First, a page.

Goodman, William (1842-1901)
William was born in the spring of 1842 at Stelling Minnis, Kent, to parents Thomas Goodman and Elizabeth Mutton. His parents moved from Kent to the neighbourhood of Spalding, Lincolnshire when William was four years old. Here William attended the chapel at Little London. Later the family moved to Peterborough. William’s father worked for the firm of Sir Morton Peto & Co, contractors involved in building railways, as a sawyer.
After receiving the rudiments of an education, William started work with W.H. Smith & Co. He was transferred to the London headquarters and later took charge of the Birkenhead Railway book-stall.
Whilst at Birkenhead, William gave himself to Christ and joined the PM Church. He became a Sunday school teacher, an exhorter and finally an accredited local preacher. In 1860, aged eighteen, he became secretary of the Liverpool Y.M.C.A.
His obituary records that William made no pretence to profound scholarship, and he never attempted brilliant oratory, but he was a diligent and devout biblical student, and had a wide knowledge of those subjects that were of first moment to a minister of Jesus Christ. His thoroughness, his practicalness, his sympathy, and withal his firmness made him a Circuit minister of the first order.
However, it was as an administrator that William excelled. His clear thinking, and his equally clear speaking upon legislative and administrative questions, combined with his respectful and tactful treatment of both friends and opponents, won for him the confidence of leaders in Primitive Methodism.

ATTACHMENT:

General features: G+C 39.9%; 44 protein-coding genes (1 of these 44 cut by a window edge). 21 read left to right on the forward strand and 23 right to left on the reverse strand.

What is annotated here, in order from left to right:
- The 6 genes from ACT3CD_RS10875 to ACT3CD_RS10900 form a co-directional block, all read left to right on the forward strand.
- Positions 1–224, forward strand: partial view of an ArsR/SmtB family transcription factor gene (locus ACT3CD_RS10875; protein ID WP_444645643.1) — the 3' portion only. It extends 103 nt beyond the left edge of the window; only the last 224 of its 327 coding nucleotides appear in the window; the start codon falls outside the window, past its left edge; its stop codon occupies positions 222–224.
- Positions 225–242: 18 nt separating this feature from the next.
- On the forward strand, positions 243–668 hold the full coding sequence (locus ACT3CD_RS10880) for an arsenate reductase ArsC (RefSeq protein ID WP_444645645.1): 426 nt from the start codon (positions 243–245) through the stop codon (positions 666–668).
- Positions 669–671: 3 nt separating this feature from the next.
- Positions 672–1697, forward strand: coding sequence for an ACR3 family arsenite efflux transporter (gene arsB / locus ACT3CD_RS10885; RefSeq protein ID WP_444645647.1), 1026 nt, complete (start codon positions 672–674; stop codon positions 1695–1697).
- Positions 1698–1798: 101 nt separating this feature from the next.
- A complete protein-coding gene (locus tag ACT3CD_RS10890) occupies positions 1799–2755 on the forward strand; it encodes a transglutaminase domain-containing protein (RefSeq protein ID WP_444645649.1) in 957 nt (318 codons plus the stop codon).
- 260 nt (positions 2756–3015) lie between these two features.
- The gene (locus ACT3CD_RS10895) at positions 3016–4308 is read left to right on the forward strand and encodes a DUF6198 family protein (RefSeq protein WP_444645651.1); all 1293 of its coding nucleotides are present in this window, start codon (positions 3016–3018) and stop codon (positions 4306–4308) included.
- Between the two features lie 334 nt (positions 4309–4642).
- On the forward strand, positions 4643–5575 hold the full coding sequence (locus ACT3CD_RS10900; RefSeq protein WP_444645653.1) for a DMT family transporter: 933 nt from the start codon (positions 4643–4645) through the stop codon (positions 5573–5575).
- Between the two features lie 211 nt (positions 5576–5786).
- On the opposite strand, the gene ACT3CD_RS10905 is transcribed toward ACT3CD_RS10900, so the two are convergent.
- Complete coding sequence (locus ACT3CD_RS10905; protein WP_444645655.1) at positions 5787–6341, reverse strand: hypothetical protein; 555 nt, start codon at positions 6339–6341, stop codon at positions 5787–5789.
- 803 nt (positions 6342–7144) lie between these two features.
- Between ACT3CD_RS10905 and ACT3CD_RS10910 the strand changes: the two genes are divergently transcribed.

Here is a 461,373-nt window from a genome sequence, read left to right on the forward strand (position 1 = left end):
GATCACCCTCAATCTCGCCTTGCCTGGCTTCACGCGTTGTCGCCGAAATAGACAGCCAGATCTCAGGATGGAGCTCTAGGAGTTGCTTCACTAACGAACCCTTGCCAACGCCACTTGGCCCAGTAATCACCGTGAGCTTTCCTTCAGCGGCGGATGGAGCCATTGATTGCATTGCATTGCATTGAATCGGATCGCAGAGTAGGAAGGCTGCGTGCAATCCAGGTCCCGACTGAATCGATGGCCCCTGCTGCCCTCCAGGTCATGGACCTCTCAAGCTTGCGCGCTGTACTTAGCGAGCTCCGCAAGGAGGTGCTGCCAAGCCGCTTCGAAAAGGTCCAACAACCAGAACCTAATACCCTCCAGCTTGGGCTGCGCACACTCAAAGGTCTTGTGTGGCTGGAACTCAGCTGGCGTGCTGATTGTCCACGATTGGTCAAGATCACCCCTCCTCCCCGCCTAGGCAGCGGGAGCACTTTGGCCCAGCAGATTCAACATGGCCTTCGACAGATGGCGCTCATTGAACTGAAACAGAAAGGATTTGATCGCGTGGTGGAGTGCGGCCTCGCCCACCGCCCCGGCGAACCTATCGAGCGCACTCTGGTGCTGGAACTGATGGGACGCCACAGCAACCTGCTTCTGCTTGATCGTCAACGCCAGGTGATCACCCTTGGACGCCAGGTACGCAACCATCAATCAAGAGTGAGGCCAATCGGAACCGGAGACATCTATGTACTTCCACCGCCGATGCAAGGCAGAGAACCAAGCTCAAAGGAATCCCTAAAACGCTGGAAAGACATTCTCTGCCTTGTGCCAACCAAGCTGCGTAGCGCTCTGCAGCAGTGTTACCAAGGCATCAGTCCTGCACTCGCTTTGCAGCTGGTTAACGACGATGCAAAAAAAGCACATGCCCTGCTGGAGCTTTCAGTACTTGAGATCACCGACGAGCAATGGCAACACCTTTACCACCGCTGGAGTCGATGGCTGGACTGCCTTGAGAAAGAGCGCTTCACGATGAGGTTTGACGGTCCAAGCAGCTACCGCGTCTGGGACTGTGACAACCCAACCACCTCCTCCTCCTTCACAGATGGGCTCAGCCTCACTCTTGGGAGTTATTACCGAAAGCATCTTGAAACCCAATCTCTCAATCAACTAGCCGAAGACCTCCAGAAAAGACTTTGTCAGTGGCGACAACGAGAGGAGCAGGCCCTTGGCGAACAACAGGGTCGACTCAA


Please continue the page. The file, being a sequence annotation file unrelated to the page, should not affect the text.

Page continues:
William was Secretary of the Itinerant Preachers Friendly Society for five years, Assistant Secretary at the Scarborough Conference in 1887 and Secretary to the Bradford Conference in 1889. He became Connexional General Committee Secretary in 1894.
William was President of Conference in 1899. Unfortunately, shortly after he embarked on his period of office, William was prostrated by a seizure and for several weeks lay between life and death. He recovered sufficiently to attend the next Conference, but was so enfeebled that he struggled to make himself heard. He returned home to Bournemouth with hopes of revering but passed away in April of the following year.
William married Mary Jane Thompson (1849-1915) in late 1868 at Birkenhead, Cheshire. The couple adopted a nephew, Arthur Edward Mould (1869-1945), who wrote papers on ‘Popular Science’ in the PM Magazine and worked as a schoolteacher in Chester.
William died on 9 April 1901 at Bournemouth, Hampshire.
- 1863 Birkenhead
- 1864 Liverpool II
- 1865 Manchester I
- 1867 Manchester IV
- 1868 Wrexham
- 1870 Stockport
- 1871 Haslingden II
- 1873 New Mills
- 1877 St Helens
- 1879 Chester I
- 1882 Stockport
- 1885 Glossop
- 1888 Middleton
- 1891 Watford
- 1893 Newton & Hyde
- 1894 Sec of GMC
- 1899 Kingston
Primitive Methodist Magazine 1900/3; 1903/321
PM Minutes 1901/38
PM World 1899/491
H B Kendall, Origin and History of the PM Church, vol 2, p404, p483
W Leary , Directory of Primitive Methodist Ministers and their Circuits , 1990
Census Returns and Births, Marriages & Deaths Registers